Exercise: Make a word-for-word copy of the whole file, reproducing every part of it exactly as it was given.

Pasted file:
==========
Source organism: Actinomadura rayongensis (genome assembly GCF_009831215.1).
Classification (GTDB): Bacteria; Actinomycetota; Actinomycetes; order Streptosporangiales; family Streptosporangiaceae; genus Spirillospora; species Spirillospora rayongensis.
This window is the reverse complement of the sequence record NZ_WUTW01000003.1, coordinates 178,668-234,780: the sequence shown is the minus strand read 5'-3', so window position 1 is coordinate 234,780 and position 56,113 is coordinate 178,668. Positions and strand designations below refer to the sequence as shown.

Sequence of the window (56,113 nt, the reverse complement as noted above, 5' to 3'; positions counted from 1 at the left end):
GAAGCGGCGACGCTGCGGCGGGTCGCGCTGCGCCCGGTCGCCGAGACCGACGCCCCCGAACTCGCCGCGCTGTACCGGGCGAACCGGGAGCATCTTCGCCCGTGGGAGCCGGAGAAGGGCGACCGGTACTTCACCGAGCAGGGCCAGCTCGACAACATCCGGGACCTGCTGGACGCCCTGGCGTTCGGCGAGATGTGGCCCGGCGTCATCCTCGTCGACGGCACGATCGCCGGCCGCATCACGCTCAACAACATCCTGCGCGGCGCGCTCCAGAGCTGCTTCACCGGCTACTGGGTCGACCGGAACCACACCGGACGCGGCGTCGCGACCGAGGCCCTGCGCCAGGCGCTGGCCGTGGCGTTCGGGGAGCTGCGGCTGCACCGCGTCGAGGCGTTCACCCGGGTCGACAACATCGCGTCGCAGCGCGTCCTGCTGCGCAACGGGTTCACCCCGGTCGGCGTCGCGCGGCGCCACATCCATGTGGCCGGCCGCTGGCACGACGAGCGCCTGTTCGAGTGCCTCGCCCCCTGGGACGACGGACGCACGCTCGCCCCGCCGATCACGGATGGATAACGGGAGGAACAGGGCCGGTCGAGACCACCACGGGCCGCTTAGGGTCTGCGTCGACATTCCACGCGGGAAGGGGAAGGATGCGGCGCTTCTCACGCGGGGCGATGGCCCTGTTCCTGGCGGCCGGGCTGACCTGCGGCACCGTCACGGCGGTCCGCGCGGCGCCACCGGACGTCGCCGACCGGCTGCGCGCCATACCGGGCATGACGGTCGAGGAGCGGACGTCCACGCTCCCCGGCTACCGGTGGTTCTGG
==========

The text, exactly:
Source organism: Actinomadura rayongensis (genome assembly GCF_009831215.1).
Classification (GTDB): Bacteria; Actinomycetota; Actinomycetes; order Streptosporangiales; family Streptosporangiaceae; genus Spirillospora; species Spirillospora rayongensis.
This window is the reverse complement of the sequence record NZ_WUTW01000003.1, coordinates 178,668-234,780: the sequence shown is the minus strand read 5'-3', so window position 1 is coordinate 234,780 and position 56,113 is coordinate 178,668. Positions and strand designations below refer to the sequence as shown.

Sequence of the window (56,113 nt, the reverse complement as noted above, 5' to 3'; positions counted from 1 at the left end):
GAAGCGGCGACGCTGCGGCGGGTCGCGCTGCGCCCGGTCGCCGAGACCGACGCCCCCGAACTCGCCGCGCTGTACCGGGCGAACCGGGAGCATCTTCGCCCGTGGGAGCCGGAGAAGGGCGACCGGTACTTCACCGAGCAGGGCCAGCTCGACAACATCCGGGACCTGCTGGACGCCCTGGCGTTCGGCGAGATGTGGCCCGGCGTCATCCTCGTCGACGGCACGATCGCCGGCCGCATCACGCTCAACAACATCCTGCGCGGCGCGCTCCAGAGCTGCTTCACCGGCTACTGGGTCGACCGGAACCACACCGGACGCGGCGTCGCGACCGAGGCCCTGCGCCAGGCGCTGGCCGTGGCGTTCGGGGAGCTGCGGCTGCACCGCGTCGAGGCGTTCACCCGGGTCGACAACATCGCGTCGCAGCGCGTCCTGCTGCGCAACGGGTTCACCCCGGTCGGCGTCGCGCGGCGCCACATCCATGTGGCCGGCCGCTGGCACGACGAGCGCCTGTTCGAGTGCCTCGCCCCCTGGGACGACGGACGCACGCTCGCCCCGCCGATCACGGATGGATAACGGGAGGAACAGGGCCGGTCGAGACCACCACGGGCCGCTTAGGGTCTGCGTCGACATTCCACGCGGGAAGGGGAAGGATGCGGCGCTTCTCACGCGGGGCGATGGCCCTGTTCCTGGCGGCCGGGCTGACCTGCGGCACCGTCACGGCGGTCCGCGCGGCGCCACCGGACGTCGCCGACCGGCTGCGCGCCATACCGGGCATGACGGTCGAGGAGCGGACGTCCACGCTCCCCGGCTACCGGTGGTTCTGG